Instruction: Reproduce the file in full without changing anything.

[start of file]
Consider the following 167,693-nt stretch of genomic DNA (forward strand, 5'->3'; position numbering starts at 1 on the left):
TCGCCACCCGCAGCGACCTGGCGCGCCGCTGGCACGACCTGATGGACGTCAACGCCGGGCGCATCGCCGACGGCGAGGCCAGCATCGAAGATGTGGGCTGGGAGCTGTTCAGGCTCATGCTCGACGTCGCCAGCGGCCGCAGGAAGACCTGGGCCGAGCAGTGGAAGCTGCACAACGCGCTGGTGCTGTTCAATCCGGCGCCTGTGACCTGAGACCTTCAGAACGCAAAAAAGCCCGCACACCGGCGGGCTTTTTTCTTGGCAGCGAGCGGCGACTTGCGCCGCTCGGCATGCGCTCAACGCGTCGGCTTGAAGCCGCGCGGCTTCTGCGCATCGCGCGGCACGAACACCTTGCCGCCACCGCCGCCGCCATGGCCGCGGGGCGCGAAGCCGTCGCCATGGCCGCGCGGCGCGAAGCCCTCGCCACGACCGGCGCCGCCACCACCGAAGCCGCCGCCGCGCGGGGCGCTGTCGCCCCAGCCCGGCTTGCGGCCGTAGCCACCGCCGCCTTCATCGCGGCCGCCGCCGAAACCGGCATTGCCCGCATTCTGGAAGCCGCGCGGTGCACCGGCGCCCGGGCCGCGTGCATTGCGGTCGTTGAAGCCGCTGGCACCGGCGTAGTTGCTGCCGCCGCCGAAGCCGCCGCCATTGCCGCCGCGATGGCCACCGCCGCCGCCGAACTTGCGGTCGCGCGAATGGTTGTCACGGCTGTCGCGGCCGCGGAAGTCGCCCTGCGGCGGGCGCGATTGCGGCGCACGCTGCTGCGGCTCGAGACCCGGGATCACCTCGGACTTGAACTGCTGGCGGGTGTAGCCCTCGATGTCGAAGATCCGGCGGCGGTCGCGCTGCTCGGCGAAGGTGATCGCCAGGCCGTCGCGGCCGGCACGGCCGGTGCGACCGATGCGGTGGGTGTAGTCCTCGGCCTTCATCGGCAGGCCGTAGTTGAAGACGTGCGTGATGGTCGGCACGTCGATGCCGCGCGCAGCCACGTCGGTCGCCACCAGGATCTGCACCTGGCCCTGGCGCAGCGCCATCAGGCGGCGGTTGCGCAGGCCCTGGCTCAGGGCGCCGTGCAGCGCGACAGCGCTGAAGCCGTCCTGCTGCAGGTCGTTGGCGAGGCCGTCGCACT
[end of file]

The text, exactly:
Consider the following 167,693-nt stretch of genomic DNA (forward strand, 5'->3'; position numbering starts at 1 on the left):
TCGCCACCCGCAGCGACCTGGCGCGCCGCTGGCACGACCTGATGGACGTCAACGCCGGGCGCATCGCCGACGGCGAGGCCAGCATCGAAGATGTGGGCTGGGAGCTGTTCAGGCTCATGCTCGACGTCGCCAGCGGCCGCAGGAAGACCTGGGCCGAGCAGTGGAAGCTGCACAACGCGCTGGTGCTGTTCAATCCGGCGCCTGTGACCTGAGACCTTCAGAACGCAAAAAAGCCCGCACACCGGCGGGCTTTTTTCTTGGCAGCGAGCGGCGACTTGCGCCGCTCGGCATGCGCTCAACGCGTCGGCTTGAAGCCGCGCGGCTTCTGCGCATCGCGCGGCACGAACACCTTGCCGCCACCGCCGCCGCCATGGCCGCGGGGCGCGAAGCCGTCGCCATGGCCGCGCGGCGCGAAGCCCTCGCCACGACCGGCGCCGCCACCACCGAAGCCGCCGCCGCGCGGGGCGCTGTCGCCCCAGCCCGGCTTGCGGCCGTAGCCACCGCCGCCTTCATCGCGGCCGCCGCCGAAACCGGCATTGCCCGCATTCTGGAAGCCGCGCGGTGCACCGGCGCCCGGGCCGCGTGCATTGCGGTCGTTGAAGCCGCTGGCACCGGCGTAGTTGCTGCCGCCGCCGAAGCCGCCGCCATTGCCGCCGCGATGGCCACCGCCGCCGCCGAACTTGCGGTCGCGCGAATGGTTGTCACGGCTGTCGCGGCCGCGGAAGTCGCCCTGCGGCGGGCGCGATTGCGGCGCACGCTGCTGCGGCTCGAGACCCGGGATCACCTCGGACTTGAACTGCTGGCGGGTGTAGCCCTCGATGTCGAAGATCCGGCGGCGGTCGCGCTGCTCGGCGAAGGTGATCGCCAGGCCGTCGCGGCCGGCACGGCCGGTGCGACCGATGCGGTGGGTGTAGTCCTCGGCCTTCATCGGCAGGCCGTAGTTGAAGACGTGCGTGATGGTCGGCACGTCGATGCCGCGCGCAGCCACGTCGGTCGCCACCAGGATCTGCACCTGGCCCTGGCGCAGCGCCATCAGGCGGCGGTTGCGCAGGCCCTGGCTCAGGGCGCCGTGCAGCGCGACAGCGCTGAAGCCGTCCTGCTGCAGGTCGTTGGCGAGGCCGTCGCACT